Observing Mitosis with Fluorescence Microscopy - Digital imaging with fluorescence microscopy is becoming a powerful tool to assist scientists in understanding the complex process of mitosis on both a structural and functional level.
Mitosis is the mechanism that allows the nuclei of cells to split and provide each daughter cell with a complete set of chromosomes during cellular division. This, coupled with cytokinesis (division of the cytoplasm), occurs in all multicellular plants and animals to permit growth of the organism. In this part of the Photo Gallery, we illustrate the various steps in mitosis that occur in onion root tips, which are relatively easy to capture in all stages. We apologize for the poor quality of the photomicrographs in this section, but it was built using pre-prepared (stained and mounted) microslides that we obtained commercially. In the future, we hope to obtain higher quality images.
A normal resting cell exists in a state called interphase in which the chromatin is undifferentiated in the heavily-stained nucleus, as illustrated above. Before the cell enters the mitosis phase, it first undergoes a synthesis or S phase where each chromosome is duplicated and consists of two sister chromatids joined together by a specific DNA sequence known as a centromere. Centromeres are crucial to segregation of the daughter chromatids during mitosis. The first phase of mitosis is known as the prophase, where the nuclear chromatin starts to become organized and condenses into thick strands that eventually become chromosomes. During prophase, the cytoskeleton (composed of cytoplasmic microtubules) begins to disassemble and the main component of the mitotic apparatus, the mitotic spindle begins to form outside the nucleus at opposite ends of the cell. The photomicrograph below depicts the initial chromosome condensation at the beginning of prophase (early prophase) when the nucleolus is still intact.
Late prophase, or prometaphase begins with the disruption of the nuclear envelope, which is broken down into small membrane vesicles that closely resemble the endoplasmic reticulum and tend to remain visible around the mitotic spindle. During this period the chromosomes continue to condense and gradually shorten and thicken until they have completely formed the units that will undergo mitosis. The nucleolus also disappears during this period. The mitotic spindle microtubules are now free to enter the nuclear region, and formation of specialized protein complexes called kinetochores begins on each centromere. These complexes become attached to some of the spindle microtubules, which are then termed kinetochore microtubules. Other microtubules in the spindle (not attached to centromeres) are termed polar microtubules and these help form and maintain the spindle structure along with astral microtubules, which remain outside the spindle.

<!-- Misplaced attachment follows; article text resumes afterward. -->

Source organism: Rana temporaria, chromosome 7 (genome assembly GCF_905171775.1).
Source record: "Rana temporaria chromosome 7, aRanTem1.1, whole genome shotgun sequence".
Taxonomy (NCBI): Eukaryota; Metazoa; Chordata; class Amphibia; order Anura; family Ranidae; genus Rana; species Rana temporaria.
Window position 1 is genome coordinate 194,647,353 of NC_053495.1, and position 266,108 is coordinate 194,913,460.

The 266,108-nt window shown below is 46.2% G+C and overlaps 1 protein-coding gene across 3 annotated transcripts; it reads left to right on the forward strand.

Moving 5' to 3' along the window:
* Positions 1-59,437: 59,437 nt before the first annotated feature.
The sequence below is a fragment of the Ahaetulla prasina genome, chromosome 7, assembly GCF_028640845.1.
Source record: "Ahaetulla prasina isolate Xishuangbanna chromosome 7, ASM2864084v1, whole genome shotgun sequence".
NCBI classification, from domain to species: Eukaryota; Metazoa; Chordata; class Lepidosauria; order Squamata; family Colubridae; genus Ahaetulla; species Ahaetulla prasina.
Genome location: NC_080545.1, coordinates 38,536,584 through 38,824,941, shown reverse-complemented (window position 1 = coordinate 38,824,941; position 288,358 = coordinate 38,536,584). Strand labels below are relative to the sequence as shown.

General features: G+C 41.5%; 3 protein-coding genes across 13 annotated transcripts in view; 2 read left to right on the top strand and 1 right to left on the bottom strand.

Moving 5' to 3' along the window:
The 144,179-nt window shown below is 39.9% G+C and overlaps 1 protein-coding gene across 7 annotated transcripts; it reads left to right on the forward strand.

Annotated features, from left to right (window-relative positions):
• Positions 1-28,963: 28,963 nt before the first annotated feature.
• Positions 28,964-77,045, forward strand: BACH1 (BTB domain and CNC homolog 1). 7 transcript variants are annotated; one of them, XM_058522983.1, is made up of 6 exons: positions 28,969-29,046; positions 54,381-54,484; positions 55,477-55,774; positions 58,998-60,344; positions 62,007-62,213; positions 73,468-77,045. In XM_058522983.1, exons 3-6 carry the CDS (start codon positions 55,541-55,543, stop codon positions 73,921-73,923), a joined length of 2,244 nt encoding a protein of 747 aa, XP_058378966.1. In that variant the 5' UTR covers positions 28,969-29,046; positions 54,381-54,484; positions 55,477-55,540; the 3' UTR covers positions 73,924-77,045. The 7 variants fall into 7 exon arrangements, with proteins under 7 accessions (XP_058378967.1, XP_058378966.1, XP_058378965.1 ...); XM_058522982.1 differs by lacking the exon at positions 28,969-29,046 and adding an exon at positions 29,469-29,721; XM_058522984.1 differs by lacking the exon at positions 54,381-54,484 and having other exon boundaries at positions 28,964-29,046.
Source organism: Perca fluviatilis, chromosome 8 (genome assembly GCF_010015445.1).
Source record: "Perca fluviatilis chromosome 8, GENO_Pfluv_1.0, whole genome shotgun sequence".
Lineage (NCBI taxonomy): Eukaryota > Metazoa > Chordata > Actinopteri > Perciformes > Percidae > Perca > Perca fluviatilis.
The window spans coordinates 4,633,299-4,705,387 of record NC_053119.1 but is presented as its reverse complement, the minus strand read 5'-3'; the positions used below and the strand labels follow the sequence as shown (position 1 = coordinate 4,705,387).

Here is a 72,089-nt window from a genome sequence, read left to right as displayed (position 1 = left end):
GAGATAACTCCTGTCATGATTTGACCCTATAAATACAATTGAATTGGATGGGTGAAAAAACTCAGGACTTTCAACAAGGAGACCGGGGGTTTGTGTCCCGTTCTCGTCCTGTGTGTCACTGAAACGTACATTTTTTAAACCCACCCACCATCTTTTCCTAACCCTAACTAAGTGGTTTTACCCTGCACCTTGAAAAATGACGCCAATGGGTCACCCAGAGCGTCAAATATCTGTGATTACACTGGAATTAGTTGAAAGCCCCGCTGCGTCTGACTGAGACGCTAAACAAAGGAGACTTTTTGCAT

The next identifiable phase is called metaphase where the chromosomes, attached to the kinetochore microtubules, begin to align in one plane (the metaphase plate) halfway between the spindle poles. The kinetochore microtubules exert tension on the chromosomes and the entire spindle-chromosome complex is now ready for the next event. The photomicrograph below depicts onion root tip cell chromosomes in metaphase, ready for separation. The kinetochore and polar microtubules are clearly visible and radiate out the ends of the cell leaving the chromosomes in the middle of the complex.
This sets the stage for chromosome separation in the next stage of mitosis: anaphase. Almost immediately after the metaphase chromosomes are aligned at the metaphase plate, the two halves of each chromosome are pulled apart by the spindle apparatus and migrate to the opposite spindle poles. The kinetochore microtubules shorten as the chromosomes are pulled toward the poles, while the polar microtubules elongate to assist in the separation. The photomicrograph below illustrates the early stage of anaphase where the chromosomes are just becoming completely separated. The microtubules are clearly visible in this complex.
Anaphase typically is a rapid process that lasts only a few minutes. When the chromosomes have completely migrated to the spindle poles, the kinetochore microtubules begin to disappear, although the polar microtubules continue to elongate. This is the junction between late anaphase and early telophase, the last stage in chromosome division. The photomicrograph below shows the positioning of the chromosomes in late anaphase. The polar microtubules are a clearly formed network and the synthesis of a new cell membrane has been initiated in the cytoplasm between the two spindle poles.
In telophase, the daughter chromosomes arrive at the spindle poles and are eventually redistributed into chromatin. The process of cytokinesis, where the cytoplasm is divided by cleavage, also starts sometime in late anaphase and continues through telophase. After complete separation of the chromosomes and their extrusion to the spindle poles, the nuclear membrane begins to reform around each group of chromosomes at the opposite ends of the cell. The nucleoli also reappear in what will eventually become the two new cell nuclei. The photomicrograph below captures a cell in late telophase where the new membrane is beginning to divide the cell but the nuclei have not completely reformed and cytokinesis has not yet finished.
When telophase is complete and the new cell membrane (or wall in the case of the onion root tips) is being formed, the nuclei have almost matured to the pre-mitotic state. The final steps are completion of the total formation of a membrane between each of the new daughter cells to yield two separate new cells. The photomicrograph below illustrates two newly formed cells that have just completed the process of mitosis.